Irvin Shrewsbury Cobb

Irvin Shrewsbury Cobb

[kob]
Cobb, Irvin Shrewsbury, 1876-1944, American author, b. Paducah, Ky. He was a noted New York humorist and columnist. Although he wrote over 60 books, Cobb is best known for his humorous stories of Kentucky local color, first collected in Old Judge Priest (1915). Among his other books of humor are Speaking of Operations (1916) and Red Likker (1929).

See his autobiography, Exit Laughing (1942); study by F. G. Neuman (1934, repr. 1974).

Irvin Shrewsbury Cobb (June 23, 1876March 11, 1944) was an American author, humorist, and columnist who lived in New York and authored more than 60 books and 300 short stories. He has been described as having a round shape, bushy eyebrows, full lips, a triple chin, and always having a cigar in his mouth.

Biography

Cobb was the second of four children born to Kentucky natives in Paducah, Kentucky. His grandfather Reuben Saunders, M.D., is credited with discovering in 1873 that hypodermic use of morphine-atropine halted cholera. Cobb was raised in Paducah, where the events and people of his childhood became the basis for much of his later works.

Cobb was educated in public and private elementary schools and then entered William A. Cade's Academy intending to pursue a law career. When he was 16, his grandfather died and his father became an alcoholic, so he was forced to quit school and find work, thus beginning his writing career.

Writing career

He started in journalism on the Paducah Daily News at age seventeen, becoming the nation's youngest managing news editor at nineteen. He later worked at the Louisville Evening Post for a year and a half.

His first hand account in Exit Laughing, details the saga of the Kentucky Governor William Goebel, who killed a man, exploited the split Democratic Party in Kentucky, and was assassinated in 1900.

Moving to New York in 1904, he was hired by the Evening Sun, who sent him to Portsmouth, New Hampshire to cover the Russian-Japanese peace conference. His dispatches from the negotiations, focusing on the personalities involved (including President Theodore Roosevelt) were published across the country under the title "Making Peace at Portsmouth". They earned him a job offer from Joseph Pulitzer's New York World that made him the highest-paid staff reporter in the United States.

Cobb covered World War I for the Saturday Evening Post, and wrote a book in 1915 about his experiences called Paths of Glory. He wrote numerous series in periodicals and also collaborated on dramatic productions.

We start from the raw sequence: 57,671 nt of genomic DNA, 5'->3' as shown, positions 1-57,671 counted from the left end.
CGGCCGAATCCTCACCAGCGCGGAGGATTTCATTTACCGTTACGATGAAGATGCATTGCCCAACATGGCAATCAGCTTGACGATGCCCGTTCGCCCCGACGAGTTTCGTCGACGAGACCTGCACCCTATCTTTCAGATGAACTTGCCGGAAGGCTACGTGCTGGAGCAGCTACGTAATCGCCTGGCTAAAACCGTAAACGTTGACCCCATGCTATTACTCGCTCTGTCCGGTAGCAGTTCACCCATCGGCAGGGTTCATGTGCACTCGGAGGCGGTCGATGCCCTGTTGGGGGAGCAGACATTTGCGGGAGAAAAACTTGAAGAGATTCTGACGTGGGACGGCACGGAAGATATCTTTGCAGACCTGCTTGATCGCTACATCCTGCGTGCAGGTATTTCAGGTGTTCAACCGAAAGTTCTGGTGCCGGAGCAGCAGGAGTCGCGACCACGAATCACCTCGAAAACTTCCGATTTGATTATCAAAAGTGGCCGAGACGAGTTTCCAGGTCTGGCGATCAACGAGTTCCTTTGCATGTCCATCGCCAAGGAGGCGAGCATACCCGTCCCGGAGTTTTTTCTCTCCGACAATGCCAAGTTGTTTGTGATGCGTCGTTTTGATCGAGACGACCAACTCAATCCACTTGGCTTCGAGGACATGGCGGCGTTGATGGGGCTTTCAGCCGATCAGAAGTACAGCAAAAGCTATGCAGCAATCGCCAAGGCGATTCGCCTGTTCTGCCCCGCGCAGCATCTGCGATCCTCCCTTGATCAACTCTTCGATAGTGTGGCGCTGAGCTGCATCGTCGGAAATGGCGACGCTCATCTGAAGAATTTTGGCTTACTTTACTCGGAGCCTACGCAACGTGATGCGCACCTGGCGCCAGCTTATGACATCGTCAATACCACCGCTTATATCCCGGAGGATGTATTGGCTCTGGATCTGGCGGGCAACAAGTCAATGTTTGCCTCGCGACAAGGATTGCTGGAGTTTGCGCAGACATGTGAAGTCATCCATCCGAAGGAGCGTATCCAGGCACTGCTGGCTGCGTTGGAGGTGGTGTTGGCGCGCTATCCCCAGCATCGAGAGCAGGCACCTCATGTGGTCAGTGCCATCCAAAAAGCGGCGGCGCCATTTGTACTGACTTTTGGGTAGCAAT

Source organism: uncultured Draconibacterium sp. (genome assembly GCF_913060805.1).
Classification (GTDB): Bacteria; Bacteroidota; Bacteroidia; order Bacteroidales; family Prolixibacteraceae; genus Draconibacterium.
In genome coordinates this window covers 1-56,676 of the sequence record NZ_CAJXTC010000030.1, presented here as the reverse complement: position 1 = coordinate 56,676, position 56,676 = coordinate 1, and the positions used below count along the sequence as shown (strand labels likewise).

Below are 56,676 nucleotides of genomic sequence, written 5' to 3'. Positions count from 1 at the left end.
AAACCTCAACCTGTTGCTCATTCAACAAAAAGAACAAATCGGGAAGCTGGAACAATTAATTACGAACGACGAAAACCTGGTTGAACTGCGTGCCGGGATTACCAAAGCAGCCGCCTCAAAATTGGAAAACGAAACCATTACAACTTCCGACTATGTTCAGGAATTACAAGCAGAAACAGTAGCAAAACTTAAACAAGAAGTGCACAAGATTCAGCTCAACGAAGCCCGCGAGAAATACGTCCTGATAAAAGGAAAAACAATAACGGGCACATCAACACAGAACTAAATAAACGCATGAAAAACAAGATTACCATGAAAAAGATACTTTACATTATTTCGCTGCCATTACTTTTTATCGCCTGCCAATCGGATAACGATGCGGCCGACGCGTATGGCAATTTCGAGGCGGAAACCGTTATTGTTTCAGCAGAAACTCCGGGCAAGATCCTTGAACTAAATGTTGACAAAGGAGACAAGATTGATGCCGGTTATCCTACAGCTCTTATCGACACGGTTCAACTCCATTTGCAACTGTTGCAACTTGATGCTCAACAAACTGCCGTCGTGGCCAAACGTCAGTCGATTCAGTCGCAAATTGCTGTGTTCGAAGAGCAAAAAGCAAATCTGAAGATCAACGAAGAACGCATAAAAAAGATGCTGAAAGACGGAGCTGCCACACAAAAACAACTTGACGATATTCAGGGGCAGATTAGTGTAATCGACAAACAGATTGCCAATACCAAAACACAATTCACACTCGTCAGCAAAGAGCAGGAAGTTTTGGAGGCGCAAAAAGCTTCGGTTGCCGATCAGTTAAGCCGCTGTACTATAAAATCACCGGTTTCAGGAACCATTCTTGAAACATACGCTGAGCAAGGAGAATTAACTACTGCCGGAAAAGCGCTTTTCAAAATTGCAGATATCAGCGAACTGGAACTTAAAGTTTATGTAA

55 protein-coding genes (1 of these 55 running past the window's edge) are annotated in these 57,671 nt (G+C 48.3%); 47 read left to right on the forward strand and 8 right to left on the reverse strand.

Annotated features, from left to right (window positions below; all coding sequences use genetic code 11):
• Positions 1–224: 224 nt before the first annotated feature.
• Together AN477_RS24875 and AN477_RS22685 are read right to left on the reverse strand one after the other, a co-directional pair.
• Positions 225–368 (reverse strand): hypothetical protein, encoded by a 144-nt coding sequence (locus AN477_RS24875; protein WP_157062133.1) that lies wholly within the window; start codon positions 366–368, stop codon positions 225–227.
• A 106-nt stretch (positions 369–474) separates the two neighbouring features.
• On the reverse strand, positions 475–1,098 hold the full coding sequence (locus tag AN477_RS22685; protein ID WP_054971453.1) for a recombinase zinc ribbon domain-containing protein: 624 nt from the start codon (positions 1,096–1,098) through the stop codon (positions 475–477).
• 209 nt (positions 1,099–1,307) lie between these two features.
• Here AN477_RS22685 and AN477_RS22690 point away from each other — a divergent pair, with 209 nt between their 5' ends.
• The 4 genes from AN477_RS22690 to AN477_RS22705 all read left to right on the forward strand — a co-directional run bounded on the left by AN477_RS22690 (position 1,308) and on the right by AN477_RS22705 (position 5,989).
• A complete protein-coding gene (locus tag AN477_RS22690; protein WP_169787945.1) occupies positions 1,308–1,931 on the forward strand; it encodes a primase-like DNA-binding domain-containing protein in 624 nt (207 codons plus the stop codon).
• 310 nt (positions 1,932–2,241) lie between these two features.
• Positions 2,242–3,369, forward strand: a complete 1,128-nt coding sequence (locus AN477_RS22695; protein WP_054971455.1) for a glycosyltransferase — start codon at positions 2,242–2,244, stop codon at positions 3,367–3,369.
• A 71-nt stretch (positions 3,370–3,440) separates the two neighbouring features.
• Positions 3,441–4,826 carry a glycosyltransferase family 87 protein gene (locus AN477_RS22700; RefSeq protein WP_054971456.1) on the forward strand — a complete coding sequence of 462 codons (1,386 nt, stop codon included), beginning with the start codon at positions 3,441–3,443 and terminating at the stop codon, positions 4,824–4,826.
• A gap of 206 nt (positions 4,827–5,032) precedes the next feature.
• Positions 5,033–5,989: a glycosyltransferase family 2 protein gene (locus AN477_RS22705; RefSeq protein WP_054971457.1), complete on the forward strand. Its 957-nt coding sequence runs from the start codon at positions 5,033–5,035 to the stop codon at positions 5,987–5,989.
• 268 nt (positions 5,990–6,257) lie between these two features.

Hollywood

Several of Cobb's stories were made into silent films, and he wrote titles for a couple more, including the Jackie Coogan vehicle Peck's Bad Boy (1921). When sound came in, a few more of his stories were adapted into films, including The Woman Accused (1933), starring a young Cary Grant.

John Ford twice made films based on Cobb's Judge Priest stories: Judge Priest (1934), featuring Will Rogers in the title role, and The Sun Shines Bright (1953), based on the short stories "The Sun Shines Bright", "The Mob from Massac", and "The Lord Provides".

Cobb also had an acting career, appearing in 10 films between 1932 and 1938, with starring roles in such movies as Pepper and Everybody's Old Man (1936). He was host of the 6th Academy Awards in 1935.

Personal life

He married Laura Spencer Baker of Savannah, Georgia. His daughter, Elisabeth Cobb Rogers (born 1902), was an author in her own right, author of the novel She Was a Lady and of My Wayward Parent (1945), a book about her father. Her first husband was Frank Michler Chapman, Jr., son of the ornithologist Frank Michler Chapman.

Cobb's granddaughter is "Buff" Cobb (born Patricia Chapman on October 19, 1928 in Florence, Italy). A TV personality of the early 1950s, and second wife journalist, Mike Wallace.

When Cobb died in New York City in 1944, his body was sent to Paducah for cremation and his ashes placed under a dogwood tree. The granite boulder marking his remains is inscribed "Irvin Shrewsbury Cobb 1876-1944 Back Home".

Fiction

Cobb is best remembered for his humorous stories of Kentucky local color. These stories were first collected in the book Old Judge Priest (1915), whose title character was based on a prominent West Kentucky judge named William Pitman Bishop. Among his other books of humor are Speaking of Operations (1916) and Red Likker (1929).

Joel Harris wrote of these tales, "Cobb created a South peopled with honorable citizens, charming eccentrics, and loyal, subservient blacks, but at their best the Judge Priest stories are dramatic and compelling, using a wealth of precisely rendered detail to evoke a powerful mood."

Cobb also wrote short stories in a horror vein, such as "Fishhead" (1911) and "The Unbroken Chain" (1923). "Fishhead" has been cited as an inspiration for H. P. Lovecraft's The Shadow Over Innsmouth, while "The Unbroken Chain" was a model for Lovecraft's "The Rats in the Walls".

Bibliography

  • Funabashi (a musical comedy, 1907)
  • Mr. Busybody (musical comedy, 1908)
  • Back Home (1912, produced as a comedy, 1915)
  • Cobb's Anatomy (1912)
  • The Escape of Mr. Trimm (1913)
  • Cobb's Bill of Fare (1913)
  • Roughing It de luxe (1914)
  • Europe Revised (1914)
  • Paths of Glory (1915)
  • Old Judge Priest (1915, 1923)
  • Fibble, D.D. (1916)
  • Speaking of Operations (1916)
  • Local Color (1916)
  • Speaking of Prussians (1917)
  • Those Times and These (1917)
  • The Glory of the Coming (1918)
  • The Thunders of Silence (1918)
  • The Life of the Party (1919)
  • From Place to Place (1919)
  • Oh, Well, You Know How Women Are! (1919)
  • The Abandoned Farmers (1920)
  • A Plea for Old Cap Collier (1921)
  • One Third Off (1921)
  • Sundry Accounts (1922)
  • Stickfuls (1923)
  • A Laugh a Day Keeps the Doctor Away (1923)
  • The Snake Doctor (1923)
  • Exit Laughing (1941)

References

External links

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